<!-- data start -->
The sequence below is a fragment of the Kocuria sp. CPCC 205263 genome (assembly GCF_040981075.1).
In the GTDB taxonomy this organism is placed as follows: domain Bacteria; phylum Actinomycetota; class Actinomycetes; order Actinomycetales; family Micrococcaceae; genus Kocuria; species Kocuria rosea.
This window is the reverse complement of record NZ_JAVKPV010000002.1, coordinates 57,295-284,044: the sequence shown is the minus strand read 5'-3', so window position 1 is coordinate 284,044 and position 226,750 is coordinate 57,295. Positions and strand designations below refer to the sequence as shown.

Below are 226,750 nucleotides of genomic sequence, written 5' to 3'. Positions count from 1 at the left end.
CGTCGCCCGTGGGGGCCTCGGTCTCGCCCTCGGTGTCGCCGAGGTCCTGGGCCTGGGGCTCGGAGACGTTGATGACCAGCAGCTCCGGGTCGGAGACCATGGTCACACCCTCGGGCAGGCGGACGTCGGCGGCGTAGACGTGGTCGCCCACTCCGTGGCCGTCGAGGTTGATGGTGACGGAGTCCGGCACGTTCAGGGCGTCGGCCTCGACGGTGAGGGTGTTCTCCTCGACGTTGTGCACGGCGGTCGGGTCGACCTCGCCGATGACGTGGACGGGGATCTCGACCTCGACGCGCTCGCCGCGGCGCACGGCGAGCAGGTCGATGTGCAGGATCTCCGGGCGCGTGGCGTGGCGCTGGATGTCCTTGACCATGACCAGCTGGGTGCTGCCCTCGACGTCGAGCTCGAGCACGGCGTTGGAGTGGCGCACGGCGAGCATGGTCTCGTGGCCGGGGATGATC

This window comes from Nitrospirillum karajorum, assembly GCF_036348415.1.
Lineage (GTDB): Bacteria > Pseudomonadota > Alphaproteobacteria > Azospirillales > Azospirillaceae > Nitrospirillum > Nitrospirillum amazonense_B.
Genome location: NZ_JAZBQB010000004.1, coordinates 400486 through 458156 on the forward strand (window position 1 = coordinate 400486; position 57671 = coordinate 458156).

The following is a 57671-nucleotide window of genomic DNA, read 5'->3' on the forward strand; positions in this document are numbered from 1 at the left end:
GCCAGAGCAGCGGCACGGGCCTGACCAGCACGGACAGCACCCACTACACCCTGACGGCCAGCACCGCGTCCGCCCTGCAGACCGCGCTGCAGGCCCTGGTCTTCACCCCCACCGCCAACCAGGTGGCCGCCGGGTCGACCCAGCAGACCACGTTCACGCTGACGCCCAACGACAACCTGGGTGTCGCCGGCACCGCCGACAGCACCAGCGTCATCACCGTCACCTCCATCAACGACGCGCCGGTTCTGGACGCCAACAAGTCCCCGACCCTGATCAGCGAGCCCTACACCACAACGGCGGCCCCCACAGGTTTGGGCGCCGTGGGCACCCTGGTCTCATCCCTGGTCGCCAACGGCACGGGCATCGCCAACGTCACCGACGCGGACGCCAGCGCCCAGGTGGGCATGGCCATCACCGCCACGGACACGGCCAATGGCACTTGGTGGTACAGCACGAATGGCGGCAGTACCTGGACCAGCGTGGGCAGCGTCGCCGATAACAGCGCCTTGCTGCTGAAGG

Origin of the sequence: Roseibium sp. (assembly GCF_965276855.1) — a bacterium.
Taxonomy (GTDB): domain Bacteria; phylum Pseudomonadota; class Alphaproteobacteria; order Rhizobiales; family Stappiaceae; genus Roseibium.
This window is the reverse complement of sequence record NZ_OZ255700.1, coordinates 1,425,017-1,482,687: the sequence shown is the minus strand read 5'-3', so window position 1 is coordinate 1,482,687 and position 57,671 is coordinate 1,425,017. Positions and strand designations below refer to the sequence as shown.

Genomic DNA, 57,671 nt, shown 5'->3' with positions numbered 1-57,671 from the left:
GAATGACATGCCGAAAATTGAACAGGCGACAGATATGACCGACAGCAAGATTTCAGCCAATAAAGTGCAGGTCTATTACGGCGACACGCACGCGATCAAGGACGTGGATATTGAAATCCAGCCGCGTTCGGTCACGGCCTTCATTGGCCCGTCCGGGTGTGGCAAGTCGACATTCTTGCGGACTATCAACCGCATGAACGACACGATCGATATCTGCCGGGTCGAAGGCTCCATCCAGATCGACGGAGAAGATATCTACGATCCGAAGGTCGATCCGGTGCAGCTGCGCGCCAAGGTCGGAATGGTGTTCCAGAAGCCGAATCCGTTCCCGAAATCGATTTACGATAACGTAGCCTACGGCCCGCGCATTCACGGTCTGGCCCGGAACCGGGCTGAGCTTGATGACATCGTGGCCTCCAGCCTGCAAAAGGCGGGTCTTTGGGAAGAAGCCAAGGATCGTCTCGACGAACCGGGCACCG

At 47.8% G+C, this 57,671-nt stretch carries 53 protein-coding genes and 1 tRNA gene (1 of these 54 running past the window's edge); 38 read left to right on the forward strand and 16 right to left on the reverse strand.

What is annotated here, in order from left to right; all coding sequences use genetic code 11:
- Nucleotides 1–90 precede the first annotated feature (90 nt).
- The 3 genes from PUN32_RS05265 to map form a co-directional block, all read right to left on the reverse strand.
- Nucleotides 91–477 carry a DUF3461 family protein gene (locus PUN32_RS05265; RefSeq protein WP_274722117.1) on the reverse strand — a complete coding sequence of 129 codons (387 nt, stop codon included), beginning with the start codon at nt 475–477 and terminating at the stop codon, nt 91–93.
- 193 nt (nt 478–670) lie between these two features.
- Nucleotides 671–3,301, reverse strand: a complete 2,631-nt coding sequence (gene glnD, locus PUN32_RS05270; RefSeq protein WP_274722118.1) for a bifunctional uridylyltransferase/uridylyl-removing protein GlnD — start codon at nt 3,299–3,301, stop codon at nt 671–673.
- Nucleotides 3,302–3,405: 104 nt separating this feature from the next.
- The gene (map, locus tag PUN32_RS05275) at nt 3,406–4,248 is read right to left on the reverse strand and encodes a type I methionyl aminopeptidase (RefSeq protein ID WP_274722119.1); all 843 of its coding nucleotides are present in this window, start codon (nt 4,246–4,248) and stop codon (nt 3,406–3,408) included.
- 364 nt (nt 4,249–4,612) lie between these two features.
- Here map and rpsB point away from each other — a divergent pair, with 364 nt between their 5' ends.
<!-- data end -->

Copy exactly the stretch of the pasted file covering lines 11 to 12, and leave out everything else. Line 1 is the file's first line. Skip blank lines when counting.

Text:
Origin of the sequence: Roseibium sp. (assembly GCF_965276855.1) — a bacterium.
Taxonomy (GTDB): domain Bacteria; phylum Pseudomonadota; class Alphaproteobacteria; order Rhizobiales; family Stappiaceae; genus Roseibium.